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avoiding ear damage with powerful rifles

Discussion in 'Rifle Country' started by mainecoon, Apr 12, 2012.

  1. Ranb

    Ranb Well-Known Member

    No one marks up their silencers enough to profit $500 with the sale of only four cans. A class 2 can also get away with paying only paying a $500 yearly SOT if they do less than $500,000 in business a year.

    About half of the state allow hunting of game or non-game animals with firearms equipped with silencers. http://www.gem-tech.com/store/pc/pdf/HUNTING WITH SUPPRESSORS-STATE LAW COMPILATION.pdf

    What was that again?

    Last edited: Oct 6, 2012
  2. Swampman

    Swampman Old Fart

    @ twinny:
    Do you have any idea how competitive the Rimfire can market is now?
    There are quite a few major, well respected makers out there, all of them working hard to corner a share of a fairly limited market.

    Anyone that's contemplating buying a Rimfire can already knows they're going to have to pay a $200 tax on it. In that situation people tend to shop around and try to educate themselves so that they get the best deal on what is, essentially a lifetime purchase.

    I don't know how much business or manufacturing experience you have, but it's not likely that you can start up a suppressor company, even with an excellent design and good financial backing, that could expect to break even for several years. Most likely you'd go down the tube.

    "I aint wrong, or bsing, either."

    You're both, because your scenario of expecting to recoup the cost of your SOT with the sale of your first four cans is as wrong as your estimate of the number of states that allow hunting suppressed.

    Which as of Sept. 1st, 2012 now includes TEXAS!
  3. $$Midge$$

    $$Midge$$ Member

    This info. should help.

    1. Is it legal to own a silencer?
    Under federal law, it has never been illegal to own a silencer. If it is legal for you to buy a handgun, and you live in a state that allows ownership, then it is probably legal for you to own a silencer. The basic requirements are as follows:

    i.You must be at least 21 years old
    ii.You must live in a state that allows ownership
    iii.You must not have any felony convictions
    2. Which states allow silencer ownership?
    The following states allow private ownership of silencers: AL, AR, AK, AZ, CO, CT, FL, GA, ID, IN, KS, KY, LA, ME, MD, MS, MT, ND, NE, NV, NH, NM, NC, OH, OK, OR, PA, SC, SD, TN, TX, UT, VA, WA, WI, WV and WY.

    Of the remaining states; CA, IA, MA, MO and MI may allow silencer ownership for people in possession of a valid FFL.

    3. Do I need a special license to own a silencer?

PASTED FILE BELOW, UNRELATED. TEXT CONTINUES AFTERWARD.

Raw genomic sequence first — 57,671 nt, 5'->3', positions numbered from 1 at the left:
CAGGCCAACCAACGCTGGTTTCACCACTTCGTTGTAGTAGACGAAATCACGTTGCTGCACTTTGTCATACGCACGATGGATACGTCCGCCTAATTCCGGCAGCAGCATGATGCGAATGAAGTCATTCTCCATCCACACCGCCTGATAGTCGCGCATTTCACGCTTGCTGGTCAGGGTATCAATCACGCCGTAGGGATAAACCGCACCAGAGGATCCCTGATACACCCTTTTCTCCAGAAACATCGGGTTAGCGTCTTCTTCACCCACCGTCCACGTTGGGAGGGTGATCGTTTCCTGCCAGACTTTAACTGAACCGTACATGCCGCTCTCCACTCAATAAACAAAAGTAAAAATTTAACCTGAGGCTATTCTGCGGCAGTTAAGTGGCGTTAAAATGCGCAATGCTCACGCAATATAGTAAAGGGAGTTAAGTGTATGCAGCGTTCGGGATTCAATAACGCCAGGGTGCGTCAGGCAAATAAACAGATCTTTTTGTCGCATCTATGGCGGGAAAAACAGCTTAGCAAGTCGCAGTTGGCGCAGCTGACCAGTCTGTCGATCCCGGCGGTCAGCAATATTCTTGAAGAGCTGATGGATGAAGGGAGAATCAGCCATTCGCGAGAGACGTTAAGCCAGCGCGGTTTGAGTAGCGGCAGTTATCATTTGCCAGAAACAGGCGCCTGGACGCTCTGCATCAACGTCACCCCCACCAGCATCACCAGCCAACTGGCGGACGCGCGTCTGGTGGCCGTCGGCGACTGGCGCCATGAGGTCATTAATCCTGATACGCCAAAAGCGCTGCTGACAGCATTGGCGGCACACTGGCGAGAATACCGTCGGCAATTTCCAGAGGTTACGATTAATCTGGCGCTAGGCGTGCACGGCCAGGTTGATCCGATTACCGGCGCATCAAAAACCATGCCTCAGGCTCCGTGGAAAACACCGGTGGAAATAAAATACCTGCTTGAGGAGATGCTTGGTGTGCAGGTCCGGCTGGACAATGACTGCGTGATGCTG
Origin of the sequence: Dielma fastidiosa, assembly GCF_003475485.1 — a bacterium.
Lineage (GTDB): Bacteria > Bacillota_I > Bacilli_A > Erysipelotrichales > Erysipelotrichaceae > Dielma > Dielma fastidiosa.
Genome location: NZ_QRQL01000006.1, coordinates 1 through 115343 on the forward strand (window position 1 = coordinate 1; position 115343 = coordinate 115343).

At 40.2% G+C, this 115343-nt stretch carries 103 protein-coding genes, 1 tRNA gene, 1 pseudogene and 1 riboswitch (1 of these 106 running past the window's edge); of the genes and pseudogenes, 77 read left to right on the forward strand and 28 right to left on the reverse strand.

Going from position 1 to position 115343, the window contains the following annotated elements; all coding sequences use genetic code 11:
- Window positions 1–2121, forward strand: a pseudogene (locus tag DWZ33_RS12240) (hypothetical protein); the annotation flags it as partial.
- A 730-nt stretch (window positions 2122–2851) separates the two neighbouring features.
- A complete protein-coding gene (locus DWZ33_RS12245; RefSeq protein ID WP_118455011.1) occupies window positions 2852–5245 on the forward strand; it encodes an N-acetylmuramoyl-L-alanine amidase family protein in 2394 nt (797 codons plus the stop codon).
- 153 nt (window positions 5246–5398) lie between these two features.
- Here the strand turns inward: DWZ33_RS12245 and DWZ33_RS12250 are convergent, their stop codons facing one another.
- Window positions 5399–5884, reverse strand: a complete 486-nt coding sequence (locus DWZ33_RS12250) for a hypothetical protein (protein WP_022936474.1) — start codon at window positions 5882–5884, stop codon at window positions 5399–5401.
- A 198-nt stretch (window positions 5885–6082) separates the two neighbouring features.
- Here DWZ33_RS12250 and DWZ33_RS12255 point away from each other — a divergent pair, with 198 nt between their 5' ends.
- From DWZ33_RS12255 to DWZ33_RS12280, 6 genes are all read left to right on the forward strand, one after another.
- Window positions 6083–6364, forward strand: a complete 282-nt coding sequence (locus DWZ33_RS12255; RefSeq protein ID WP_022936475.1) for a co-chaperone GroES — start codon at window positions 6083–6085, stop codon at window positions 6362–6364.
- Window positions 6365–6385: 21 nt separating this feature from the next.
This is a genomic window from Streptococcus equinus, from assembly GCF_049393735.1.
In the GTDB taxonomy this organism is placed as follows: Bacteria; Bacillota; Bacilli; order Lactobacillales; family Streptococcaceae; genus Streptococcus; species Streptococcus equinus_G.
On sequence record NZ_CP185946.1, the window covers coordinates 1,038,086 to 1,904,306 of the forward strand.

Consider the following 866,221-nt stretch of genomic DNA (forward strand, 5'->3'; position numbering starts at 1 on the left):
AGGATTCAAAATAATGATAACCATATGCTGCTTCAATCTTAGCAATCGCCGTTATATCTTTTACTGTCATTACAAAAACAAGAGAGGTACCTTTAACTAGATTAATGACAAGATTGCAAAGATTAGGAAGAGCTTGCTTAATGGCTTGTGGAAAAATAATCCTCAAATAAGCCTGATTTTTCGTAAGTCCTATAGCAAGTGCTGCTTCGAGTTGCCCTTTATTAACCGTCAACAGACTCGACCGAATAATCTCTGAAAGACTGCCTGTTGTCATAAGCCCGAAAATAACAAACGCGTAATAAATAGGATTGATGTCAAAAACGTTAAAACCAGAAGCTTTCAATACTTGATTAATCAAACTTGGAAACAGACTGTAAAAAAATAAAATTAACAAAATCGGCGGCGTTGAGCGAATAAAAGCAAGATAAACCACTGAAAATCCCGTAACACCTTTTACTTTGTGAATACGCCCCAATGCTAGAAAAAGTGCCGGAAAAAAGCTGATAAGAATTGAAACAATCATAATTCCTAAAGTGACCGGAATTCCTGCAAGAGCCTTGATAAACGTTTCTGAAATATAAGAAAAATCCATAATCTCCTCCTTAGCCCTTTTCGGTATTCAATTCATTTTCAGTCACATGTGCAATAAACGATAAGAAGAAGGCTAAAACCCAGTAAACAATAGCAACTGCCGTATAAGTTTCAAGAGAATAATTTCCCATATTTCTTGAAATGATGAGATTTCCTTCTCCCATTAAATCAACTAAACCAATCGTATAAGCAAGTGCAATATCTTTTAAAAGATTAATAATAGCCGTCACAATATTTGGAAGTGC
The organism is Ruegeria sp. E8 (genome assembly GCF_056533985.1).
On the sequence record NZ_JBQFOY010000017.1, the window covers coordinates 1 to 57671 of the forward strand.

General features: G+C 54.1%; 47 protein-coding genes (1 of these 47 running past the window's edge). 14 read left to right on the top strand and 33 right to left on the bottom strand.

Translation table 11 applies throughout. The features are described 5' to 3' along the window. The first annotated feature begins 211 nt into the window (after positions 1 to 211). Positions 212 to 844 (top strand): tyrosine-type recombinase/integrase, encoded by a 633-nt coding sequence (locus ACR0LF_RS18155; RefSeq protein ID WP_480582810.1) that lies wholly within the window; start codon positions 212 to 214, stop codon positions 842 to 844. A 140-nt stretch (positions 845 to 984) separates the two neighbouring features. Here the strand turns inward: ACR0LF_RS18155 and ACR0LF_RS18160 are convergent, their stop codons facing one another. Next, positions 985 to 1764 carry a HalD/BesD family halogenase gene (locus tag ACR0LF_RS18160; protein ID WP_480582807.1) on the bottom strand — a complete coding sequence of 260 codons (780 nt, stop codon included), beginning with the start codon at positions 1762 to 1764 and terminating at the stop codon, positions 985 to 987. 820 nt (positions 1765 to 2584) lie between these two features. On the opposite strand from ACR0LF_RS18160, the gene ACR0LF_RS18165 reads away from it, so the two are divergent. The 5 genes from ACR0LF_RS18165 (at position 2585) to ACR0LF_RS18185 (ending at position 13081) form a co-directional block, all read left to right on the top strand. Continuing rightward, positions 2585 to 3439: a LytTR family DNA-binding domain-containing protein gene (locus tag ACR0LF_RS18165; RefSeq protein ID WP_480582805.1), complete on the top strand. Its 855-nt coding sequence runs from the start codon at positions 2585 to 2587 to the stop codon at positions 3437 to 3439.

No! There are some rumors that you need to have a “Class 3” license to own a silencer; but, this simply isn’t true. You do have to pay for a transfer or “tax stamp” when you first buy the suppressor – but there are no ongoing fees or licenses required. This tax is similar to paying sales tax on a purchase, except that it goes to the federal instead of the state government.

    4. Do I give up any rights when I buy a silencer? (Will the ATF start showing up to search my house?)

    5. Can I use one silencer for multiple firearms?
    Yes. As long as the firearms are threaded in a way that will accept the silencer, you shouldn’t have any problems.

    6. Can I use one silencer for multiple calibers?
    You can use a larger caliber suppressor to suppress a smaller caliber firearm as long as you have the appropriate adapters. Using a larger caliber silencer is not typically as efficient as a silencer made for your firearm, but it will still be a significant sound reduction in most cases.

    7. What is the difference between a suppressor and a silencer?
    There is no difference; these are just different words for the same thing. The term “sound suppressor”, or just “suppressor”, is actually more accurate when talking about these devices since they don’t actually silence the firearm.

    8. How quiet is a suppressed firearm?
    This depends on the firearm and the suppressor. In most cases, the suppressed firearm will be at least as quiet as wearing a good pair of muffs.

    9. How will a silencer attach to my firearm(s)?
    Once again, this depends on the firearm and the suppressor. The most popular methods include the following:

    Some silencers will thread directly onto a threaded barrel
    Some silencers require a quick-detach device (like a flash hider, muzzle brake or piston)
    Some silencers are built into the firearm itself, providing an integral suppressor
    10. How long does it take to register a suppressor?
    This can vary widely depending on several factors. As a general rule, you should expect the entire process to take between 2-4 months; although, it could be a bit shorter or longer.
  4. Swampman

    Swampman Old Fart

    While the following statement is true to an extent, it's not quite this simple.

    "6. Can I use one silencer for multiple calibers? You can use a larger caliber suppressor to suppress a smaller caliber firearm as long as you have the appropriate adapters. Using a larger caliber silencer is not typically as efficient as a silencer made for your firearm, but it will still be a significant sound reduction in most cases."

    While the .308 bullet from a 30/378 Weatherby is easily small enough to pass through a 9mm pistol suppressor, the pressures generated would turn the can into expensive and possibly lethal shrapnel.
  5. random_gun

    random_gun Well-Known Member

    Is that the kind of plug you can get at Walmart?
    Thanks for point it out I never noticed I wasn't wearing plugs correctly.
    Is 33dB reduction enough for 223/7.62*39/7.62*54(if they work as advertised)?
  6. urbaneruralite

    urbaneruralite Well-Known Member

    I like the molded ear plugs for target work. You mix two types of putty and fill up your ear. After they've cured they retain the shape of your ear. You don't have to twist, squish or pull. They sort of screw right in.